In the area around Mons, Belgium, late in August there was
a vortical convergence of pursuer and pursued. We succeeded in
cutting off the German retreat, but they succeeded by the same
token in cutting us off temporarily - separating the spearhead
from the shaft of the spear. We were surrounded as though on
a traffic island while the enemy traffic flowed around us for
three days. To put it technically, we were in a blocking position
across the path of retreat of at least five German divisions,
one of them a parachute division.
We captured five German generals and killed one; among our prisoners
was the commanding general of the parachutists, Riidiger von
Heyking. He was the first German general I had ever met, an older
man probably in his late fifties. He was very mild of manner
and indeed almost jovial. He was shortish and on the heavy side
- not at all my idea of a German general, who I expected to be
a sort of super Brandstatter. Von Heyking looked more like the
family doctor except that he was perfectly groomed. I was - as
always - fascinated by the uniform, the excellence of cut and
cloth. He wore the blue-black leather overcoat prescribed for
Army field officers and the dove-gray leather gloves much affected
by German officers. In fact, the higher the rank in the German
army the more leather there was in the prescribed and affected
wear that went with it. Germans love leather. Adalbert Stifter's
Witiko, chivalric hero and model for "rectitude of conduct
and righteousness of life," is called the "leatherman"
because of his dress: leather hat-helmet, leather doublet, leather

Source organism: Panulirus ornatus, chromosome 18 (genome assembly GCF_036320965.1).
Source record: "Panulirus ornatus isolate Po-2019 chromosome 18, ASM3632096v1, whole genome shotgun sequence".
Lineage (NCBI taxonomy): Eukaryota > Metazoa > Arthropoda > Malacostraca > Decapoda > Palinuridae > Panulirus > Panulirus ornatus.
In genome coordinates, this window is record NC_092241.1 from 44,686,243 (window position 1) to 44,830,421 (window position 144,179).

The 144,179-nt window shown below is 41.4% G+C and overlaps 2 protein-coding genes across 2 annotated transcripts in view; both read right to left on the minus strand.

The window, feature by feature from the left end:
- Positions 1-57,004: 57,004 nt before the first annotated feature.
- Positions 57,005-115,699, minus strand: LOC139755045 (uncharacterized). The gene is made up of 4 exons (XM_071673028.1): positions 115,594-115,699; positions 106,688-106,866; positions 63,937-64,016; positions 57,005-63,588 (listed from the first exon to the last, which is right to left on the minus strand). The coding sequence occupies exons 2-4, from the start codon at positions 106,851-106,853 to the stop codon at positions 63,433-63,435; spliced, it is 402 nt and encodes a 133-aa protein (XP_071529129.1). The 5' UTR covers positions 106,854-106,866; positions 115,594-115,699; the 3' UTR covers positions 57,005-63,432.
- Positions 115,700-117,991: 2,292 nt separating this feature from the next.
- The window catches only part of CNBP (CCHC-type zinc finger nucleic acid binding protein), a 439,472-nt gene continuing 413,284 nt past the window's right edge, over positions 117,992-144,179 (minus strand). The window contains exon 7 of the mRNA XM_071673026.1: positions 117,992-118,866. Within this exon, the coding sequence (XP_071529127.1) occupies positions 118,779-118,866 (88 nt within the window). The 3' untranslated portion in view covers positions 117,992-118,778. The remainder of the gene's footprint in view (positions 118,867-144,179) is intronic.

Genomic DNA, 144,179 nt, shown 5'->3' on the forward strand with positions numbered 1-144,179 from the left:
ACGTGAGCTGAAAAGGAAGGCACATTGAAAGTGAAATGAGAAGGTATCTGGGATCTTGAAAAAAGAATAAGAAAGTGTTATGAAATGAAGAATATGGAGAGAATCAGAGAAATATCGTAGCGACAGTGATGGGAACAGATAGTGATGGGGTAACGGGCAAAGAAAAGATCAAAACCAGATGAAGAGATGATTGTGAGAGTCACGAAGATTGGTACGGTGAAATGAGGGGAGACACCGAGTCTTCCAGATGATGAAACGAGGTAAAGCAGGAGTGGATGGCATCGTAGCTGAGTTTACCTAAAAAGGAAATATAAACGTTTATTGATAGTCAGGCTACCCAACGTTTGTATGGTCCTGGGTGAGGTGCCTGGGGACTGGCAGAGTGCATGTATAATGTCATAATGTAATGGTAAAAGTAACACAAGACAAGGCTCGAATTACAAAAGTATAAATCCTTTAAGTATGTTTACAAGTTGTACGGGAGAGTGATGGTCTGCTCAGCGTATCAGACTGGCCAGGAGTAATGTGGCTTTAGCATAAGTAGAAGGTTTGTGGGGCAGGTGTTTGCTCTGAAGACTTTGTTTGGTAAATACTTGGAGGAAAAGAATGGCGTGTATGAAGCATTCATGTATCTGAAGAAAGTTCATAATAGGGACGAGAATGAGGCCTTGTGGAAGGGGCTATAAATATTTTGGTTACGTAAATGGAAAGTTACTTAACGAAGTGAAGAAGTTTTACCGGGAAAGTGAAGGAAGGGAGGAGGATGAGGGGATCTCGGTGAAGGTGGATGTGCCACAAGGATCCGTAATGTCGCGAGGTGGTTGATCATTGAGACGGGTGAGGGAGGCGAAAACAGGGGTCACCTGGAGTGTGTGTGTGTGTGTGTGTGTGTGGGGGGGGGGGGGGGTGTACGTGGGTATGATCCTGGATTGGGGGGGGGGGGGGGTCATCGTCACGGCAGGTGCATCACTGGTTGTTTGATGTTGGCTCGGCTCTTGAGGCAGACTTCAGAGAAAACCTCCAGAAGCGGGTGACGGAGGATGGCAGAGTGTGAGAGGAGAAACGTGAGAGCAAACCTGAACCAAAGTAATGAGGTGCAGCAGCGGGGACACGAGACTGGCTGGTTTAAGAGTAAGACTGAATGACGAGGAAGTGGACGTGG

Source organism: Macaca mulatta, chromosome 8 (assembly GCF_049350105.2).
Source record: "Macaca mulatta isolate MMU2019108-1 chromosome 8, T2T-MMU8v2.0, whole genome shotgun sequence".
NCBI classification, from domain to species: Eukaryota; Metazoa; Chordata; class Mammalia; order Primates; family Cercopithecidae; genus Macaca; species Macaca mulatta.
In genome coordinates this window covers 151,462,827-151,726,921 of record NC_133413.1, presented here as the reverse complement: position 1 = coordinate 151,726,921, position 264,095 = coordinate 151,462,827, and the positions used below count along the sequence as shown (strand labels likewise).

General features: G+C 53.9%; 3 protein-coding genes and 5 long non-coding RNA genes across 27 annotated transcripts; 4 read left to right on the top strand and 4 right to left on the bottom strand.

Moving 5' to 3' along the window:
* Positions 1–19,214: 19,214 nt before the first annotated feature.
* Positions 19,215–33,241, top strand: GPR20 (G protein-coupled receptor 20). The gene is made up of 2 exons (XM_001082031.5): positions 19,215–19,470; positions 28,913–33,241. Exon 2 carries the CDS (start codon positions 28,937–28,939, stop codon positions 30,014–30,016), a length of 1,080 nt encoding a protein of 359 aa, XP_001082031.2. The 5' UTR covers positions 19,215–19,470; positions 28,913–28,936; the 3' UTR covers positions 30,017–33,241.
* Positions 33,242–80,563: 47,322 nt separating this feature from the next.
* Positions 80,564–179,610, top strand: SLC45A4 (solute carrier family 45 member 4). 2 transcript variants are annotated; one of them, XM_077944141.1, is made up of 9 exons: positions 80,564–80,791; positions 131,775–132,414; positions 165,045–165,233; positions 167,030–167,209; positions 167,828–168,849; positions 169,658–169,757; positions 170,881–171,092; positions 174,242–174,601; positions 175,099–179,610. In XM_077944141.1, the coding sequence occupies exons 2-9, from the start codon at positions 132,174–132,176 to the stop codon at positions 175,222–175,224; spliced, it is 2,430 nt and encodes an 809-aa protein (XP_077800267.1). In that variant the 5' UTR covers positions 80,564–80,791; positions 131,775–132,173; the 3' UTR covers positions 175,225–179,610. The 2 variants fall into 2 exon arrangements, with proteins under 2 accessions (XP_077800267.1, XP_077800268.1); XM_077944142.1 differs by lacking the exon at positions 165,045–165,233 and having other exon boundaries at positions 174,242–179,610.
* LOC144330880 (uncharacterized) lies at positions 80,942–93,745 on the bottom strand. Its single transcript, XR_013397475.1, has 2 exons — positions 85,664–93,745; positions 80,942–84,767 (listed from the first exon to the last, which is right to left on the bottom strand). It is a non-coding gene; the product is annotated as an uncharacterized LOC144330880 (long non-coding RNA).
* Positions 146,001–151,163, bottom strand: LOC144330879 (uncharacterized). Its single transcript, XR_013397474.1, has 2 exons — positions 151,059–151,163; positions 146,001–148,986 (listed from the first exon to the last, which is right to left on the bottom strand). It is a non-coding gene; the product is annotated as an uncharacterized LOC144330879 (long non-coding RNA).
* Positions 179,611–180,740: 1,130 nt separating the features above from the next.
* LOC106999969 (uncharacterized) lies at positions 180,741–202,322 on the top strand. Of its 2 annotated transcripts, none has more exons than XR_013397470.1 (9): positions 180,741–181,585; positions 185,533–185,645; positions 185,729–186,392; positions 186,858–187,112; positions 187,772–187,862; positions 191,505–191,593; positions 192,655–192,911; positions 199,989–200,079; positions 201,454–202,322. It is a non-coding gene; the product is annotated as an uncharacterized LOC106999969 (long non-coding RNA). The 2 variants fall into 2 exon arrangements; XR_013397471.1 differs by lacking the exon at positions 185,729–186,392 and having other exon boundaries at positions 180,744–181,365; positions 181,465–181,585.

trousers, leather boots. But it is a very old love. Pagan German
warriors wore a leather harness laced together with thongs for
armor; this was called a "Schirm" (protection) and
the wearer a "Schirmmann," a word that according to
some sources was later Latinized by Tacitus into "German."
I had about an hour, most of it alone, with Von Heyking. Our
general refused to see him. There was reason for his aloofness:
our general was a Jew, Major General Maurice Rose, the son of
a Denver, Colorado, rabbi. Now Rose - he looked like the very
model of a Prussian major general: thin-lipped, sharp features,
closely cropped hair, a ramrod of a man whose legs drove him
forward like twin pistons - Rose was the toughest looking officer
I have ever seen. Appearances were not deceiving. Rose was a
troubleshooter who had been brought in to take over the division
in Normandy because the commanding general had been relieved
of his command. There was not a man in division headquarters
who did not fear Rose. I saw staff officers, full colonels, standing
at attention before Rose, the sweat pouring off their faces,
visibly shaking in their tanker's boots. And yet Von Heyking,
for all his Gemütlichkeit, had a considerable reputation
in the German army; he had been one of the commanding officers
of the parachute operation that took Crete. I tried to picture
the family doctor jumping out of a Junkers over Crete in battle
dress; I gave it up. I went through Von Heyking's personal documents
and found some old photographs of him in uniform as a lad. "How
long have you been a soldier?" I asked. "I have always
been a soldier," he said with a chuckle. "Always? You
can't have been born in uniform?" "Not quite,"
and he beamed at me, "but I put on my first military uniform
when I was eight years old." (I gave it up again.)
While Von Heyking was with us in our isolated blocking position
- cut off as we were by those we had cut off - four young Germans
in an armored car tried to break through on the road we were
guarding. They never had a chance. The gas tanks on the back
of their car riddled by .50-caliber machine gun bullets, it burst
into flame, crashed into a tree, and exploded. The four Germans
were quite literally blown to pieces. One of them had been cut
in two at the waist and had lost both his legs just above the
knee. The mutilated trunk looked like a piece of broken statuary.
"Ein tolles Unternehmen" (a mad undertaking), said
Von Heyking. I was reminded of Klopstock's "Ode to Hermann